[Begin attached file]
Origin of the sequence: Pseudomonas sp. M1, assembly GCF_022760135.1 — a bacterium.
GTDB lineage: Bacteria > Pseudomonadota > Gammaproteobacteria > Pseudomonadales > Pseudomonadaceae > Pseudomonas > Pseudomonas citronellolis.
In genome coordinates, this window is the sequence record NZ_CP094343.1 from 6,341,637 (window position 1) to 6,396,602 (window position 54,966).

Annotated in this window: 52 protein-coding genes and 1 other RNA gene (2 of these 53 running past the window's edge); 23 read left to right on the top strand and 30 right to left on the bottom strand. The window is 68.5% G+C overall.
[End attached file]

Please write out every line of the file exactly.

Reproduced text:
Origin of the sequence: Pseudomonas sp. M1, assembly GCF_022760135.1 — a bacterium.
GTDB lineage: Bacteria > Pseudomonadota > Gammaproteobacteria > Pseudomonadales > Pseudomonadaceae > Pseudomonas > Pseudomonas citronellolis.
In genome coordinates, this window is the sequence record NZ_CP094343.1 from 6,341,637 (window position 1) to 6,396,602 (window position 54,966).

Annotated in this window: 52 protein-coding genes and 1 other RNA gene (2 of these 53 running past the window's edge); 23 read left to right on the top strand and 30 right to left on the bottom strand. The window is 68.5% G+C overall.